A credit report and a credit score are related but different concepts. A credit report is a detailed record of an individual’s credit history, including information on their credit accounts, loans, payment history, and other financial transactions. A credit report provides a snapshot of an individual’s financial health and credit history and helps lenders assess the level of risk involved in extending credit to them.

On the other hand, a credit score is a three-digit number representing an individual’s creditworthiness based on the information in their credit report. Credit scores are typically calculated using a mathematical formula that takes into account various factors, like payment history, credit utilization, length of credit history, and types of credit accounts. Credit scores range from 300 to 850, with higher scores indicating better creditworthiness and lower scores indicating higher risk.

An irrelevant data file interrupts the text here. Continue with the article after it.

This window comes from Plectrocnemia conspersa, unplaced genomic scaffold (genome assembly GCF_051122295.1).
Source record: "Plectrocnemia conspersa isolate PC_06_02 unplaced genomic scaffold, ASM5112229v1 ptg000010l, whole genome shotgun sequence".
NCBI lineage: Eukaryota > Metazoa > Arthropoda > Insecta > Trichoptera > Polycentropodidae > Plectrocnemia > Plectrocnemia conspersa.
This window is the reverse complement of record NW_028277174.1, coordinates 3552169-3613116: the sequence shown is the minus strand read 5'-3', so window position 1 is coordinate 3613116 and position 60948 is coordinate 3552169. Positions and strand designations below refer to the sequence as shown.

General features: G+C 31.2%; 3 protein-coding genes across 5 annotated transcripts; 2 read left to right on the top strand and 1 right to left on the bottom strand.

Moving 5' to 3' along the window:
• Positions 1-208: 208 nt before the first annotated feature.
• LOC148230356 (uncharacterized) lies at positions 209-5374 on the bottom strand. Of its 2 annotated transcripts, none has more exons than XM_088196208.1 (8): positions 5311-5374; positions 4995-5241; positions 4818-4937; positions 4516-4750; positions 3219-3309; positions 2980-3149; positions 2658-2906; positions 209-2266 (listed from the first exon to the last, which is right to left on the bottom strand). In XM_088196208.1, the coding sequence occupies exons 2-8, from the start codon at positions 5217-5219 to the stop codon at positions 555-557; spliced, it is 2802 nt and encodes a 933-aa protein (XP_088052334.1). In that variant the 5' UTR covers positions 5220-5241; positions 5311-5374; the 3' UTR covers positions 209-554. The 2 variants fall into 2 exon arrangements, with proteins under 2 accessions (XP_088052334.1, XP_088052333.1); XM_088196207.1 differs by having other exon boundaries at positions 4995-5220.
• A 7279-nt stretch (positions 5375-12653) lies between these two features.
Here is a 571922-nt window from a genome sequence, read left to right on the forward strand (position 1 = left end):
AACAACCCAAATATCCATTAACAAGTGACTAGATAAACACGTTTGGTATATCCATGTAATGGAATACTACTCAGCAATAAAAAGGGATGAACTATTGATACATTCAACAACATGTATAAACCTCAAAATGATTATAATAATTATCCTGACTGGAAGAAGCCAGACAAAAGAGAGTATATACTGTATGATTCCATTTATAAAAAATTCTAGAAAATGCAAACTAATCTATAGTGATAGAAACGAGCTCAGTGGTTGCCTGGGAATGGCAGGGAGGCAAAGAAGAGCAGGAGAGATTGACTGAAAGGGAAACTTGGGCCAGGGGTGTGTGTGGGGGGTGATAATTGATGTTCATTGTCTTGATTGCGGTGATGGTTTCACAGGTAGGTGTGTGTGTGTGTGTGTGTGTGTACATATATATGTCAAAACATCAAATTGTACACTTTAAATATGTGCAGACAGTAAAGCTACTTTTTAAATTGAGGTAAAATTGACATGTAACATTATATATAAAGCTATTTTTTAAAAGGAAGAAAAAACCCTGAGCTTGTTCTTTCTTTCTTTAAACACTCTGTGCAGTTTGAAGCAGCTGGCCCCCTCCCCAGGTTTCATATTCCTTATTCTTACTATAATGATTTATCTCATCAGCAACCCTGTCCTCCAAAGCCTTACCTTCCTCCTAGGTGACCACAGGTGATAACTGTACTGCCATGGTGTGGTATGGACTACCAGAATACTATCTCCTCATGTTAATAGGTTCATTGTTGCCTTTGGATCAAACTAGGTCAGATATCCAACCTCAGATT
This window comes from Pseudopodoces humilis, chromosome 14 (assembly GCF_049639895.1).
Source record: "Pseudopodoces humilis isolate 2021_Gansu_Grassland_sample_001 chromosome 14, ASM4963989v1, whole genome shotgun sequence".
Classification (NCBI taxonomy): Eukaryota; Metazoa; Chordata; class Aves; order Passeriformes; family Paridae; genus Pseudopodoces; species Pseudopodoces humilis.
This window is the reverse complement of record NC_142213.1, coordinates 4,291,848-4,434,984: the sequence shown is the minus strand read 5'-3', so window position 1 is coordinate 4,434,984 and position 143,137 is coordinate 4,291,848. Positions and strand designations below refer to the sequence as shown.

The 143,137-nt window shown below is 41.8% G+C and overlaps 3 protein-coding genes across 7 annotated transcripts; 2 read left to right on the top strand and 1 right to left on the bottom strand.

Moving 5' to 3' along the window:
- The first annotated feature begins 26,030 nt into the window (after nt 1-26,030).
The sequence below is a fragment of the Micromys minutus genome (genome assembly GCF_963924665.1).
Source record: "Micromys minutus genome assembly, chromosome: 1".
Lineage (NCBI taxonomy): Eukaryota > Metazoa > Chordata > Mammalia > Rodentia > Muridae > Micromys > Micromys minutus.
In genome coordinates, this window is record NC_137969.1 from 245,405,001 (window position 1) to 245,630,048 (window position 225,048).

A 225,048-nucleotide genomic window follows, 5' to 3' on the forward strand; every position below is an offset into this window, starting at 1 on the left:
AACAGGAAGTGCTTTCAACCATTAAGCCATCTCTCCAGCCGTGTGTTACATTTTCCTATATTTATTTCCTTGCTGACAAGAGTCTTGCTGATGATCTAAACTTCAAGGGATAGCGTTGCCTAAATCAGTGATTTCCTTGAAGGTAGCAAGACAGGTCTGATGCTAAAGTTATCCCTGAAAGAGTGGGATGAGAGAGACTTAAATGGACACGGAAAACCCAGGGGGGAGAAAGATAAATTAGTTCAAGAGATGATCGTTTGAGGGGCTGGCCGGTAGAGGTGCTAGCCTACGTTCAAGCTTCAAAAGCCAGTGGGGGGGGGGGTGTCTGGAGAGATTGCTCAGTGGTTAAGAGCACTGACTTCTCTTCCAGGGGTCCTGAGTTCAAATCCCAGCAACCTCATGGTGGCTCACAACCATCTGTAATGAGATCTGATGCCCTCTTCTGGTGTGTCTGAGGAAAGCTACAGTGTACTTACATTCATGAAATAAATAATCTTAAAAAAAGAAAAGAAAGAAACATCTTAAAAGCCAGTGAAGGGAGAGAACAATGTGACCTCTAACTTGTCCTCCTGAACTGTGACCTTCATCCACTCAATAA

Learn more: Credit Score vs Credit Report

Yes, getting a free credit report online is generally safe, as long as you use a reputable website. In the U.S., the only authorized website for free credit reports is, which is operated by three major credit reporting agencies. This website is secure and uses encryption to protect your personal and financial information.

However, it’s important to be cautious of other websites that claim to offer free credit reports but may actually be scams. These websites may ask for your personal information, like your Social Security number or credit card information, which can be used to steal your identity or commit fraud. To avoid these scams, only use trusted websites like to get your free credit report.